Brad Cooper unveiled his first designs for two 250-square-foot homes that will be built on the northern edge of Over-the-Rhine later this year.
After showcasing the designs and explaining the process to prospective home-buyers last night, Cooper now says that he hopes to keep moving the project forward so that they can be built by the end of the year, and welcome their tenants by 2016.
The homes are admittedly not for everyone. Instead of focusing on standard sizes and layouts, Cooper has instead focused on a minimalist approach that requires creativity and an open mind to make it work. But if recent trends in tiny living are any indicator, he might be on to something locally.
“You can still live large in a small space, but the homeowner’s lifestyle needs to align with the ethos of tiny living,” says Cooper.
The two initial lots that Cooper is looking to build on are located on Peete Street, where most of the northern side of the street has sat vacant for many years. The lots are small and have a steep slope near the rear, making them nearly impossible to develop according to traditional building practices.
The site layouts, which are still being refined as part of the ongoing design process, leave room for outdoor living space, as well as an adjacent, off-street spot to park a car.
Cooper, who is a professionally trained architect, is being partially driven to develop such a concept due to his belief that affordable housing can be for everyone, but that it begins with a quality upfront investment.
The goal is to sell both of the homes, which are priced at $70,000, by the end of summer or early fall, then to break ground shortly thereafter. For that price, Cooper says that the home-buyer would get most things that are expected in any home, but have options to include a full-size refrigerator, dish washer, washer/dryer, and built-in furniture.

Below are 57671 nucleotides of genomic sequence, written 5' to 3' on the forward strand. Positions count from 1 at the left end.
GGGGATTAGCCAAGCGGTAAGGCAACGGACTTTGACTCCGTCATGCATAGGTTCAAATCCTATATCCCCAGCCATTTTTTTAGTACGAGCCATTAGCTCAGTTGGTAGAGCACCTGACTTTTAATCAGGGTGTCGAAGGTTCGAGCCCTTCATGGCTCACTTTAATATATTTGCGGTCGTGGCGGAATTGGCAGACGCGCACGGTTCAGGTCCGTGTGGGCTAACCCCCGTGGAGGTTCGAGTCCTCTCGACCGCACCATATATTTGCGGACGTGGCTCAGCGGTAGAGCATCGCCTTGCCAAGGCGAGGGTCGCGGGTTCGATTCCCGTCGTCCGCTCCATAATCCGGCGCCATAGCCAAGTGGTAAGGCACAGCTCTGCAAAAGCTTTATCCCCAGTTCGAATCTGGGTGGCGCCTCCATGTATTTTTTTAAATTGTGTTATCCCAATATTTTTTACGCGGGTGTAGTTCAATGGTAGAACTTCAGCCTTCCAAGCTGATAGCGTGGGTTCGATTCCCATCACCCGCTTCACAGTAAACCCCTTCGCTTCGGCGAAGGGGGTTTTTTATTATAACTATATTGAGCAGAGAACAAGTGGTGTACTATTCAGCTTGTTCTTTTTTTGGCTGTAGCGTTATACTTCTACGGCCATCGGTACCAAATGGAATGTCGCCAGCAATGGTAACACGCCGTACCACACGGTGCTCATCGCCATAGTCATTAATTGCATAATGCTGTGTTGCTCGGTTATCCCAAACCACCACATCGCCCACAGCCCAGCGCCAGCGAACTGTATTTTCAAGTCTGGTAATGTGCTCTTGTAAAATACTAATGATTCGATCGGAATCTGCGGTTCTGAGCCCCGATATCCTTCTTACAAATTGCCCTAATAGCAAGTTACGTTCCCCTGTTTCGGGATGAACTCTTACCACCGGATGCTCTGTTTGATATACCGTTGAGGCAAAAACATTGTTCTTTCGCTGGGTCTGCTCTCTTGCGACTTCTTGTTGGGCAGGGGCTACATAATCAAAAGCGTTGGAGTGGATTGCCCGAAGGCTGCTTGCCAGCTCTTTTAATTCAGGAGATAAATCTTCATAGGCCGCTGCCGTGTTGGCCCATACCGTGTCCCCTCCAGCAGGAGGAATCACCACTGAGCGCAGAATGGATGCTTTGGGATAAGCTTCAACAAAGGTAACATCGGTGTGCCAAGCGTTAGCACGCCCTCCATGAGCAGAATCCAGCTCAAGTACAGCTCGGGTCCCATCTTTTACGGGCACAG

Each of the homes will also come equip with solar panels at the rear of the lot.
At the $70,000 price point, Cooper says that someone making just $10 an hour working 40 hours a week could afford to buy one of the homes. Using standard financing benchmarks, he estimates that someone of that background could finance the home for approximately $500 a month after making a $2,000 down payment.
To help first-time home-buyers through the process, Cooper has partnered with Working in Neighborhoods so that they can get the information they need before moving forward.
Should such an endeavor be successful, it could prove to be a scalable model that the city could use to develop small, difficult lots that have long sat vacant. Most of these locations are located in or very near the center city, so it also gives people an affordable option for buying close to the core.
“You’re not just buying a tiny home, you’re purchasing a stake in one of the most remarkable historic districts in the country,” Cooper noted.
Interested home-buyers are required to attend one of the planned outreach sessions, like the one held last night. While the dates and locations for those have yet to be released, those who are interested can receive updates by signing up at StartSmallHomes.com.
The effort is being funded, in part, through a $100,000 Haile Fellowship at People’s Liberty.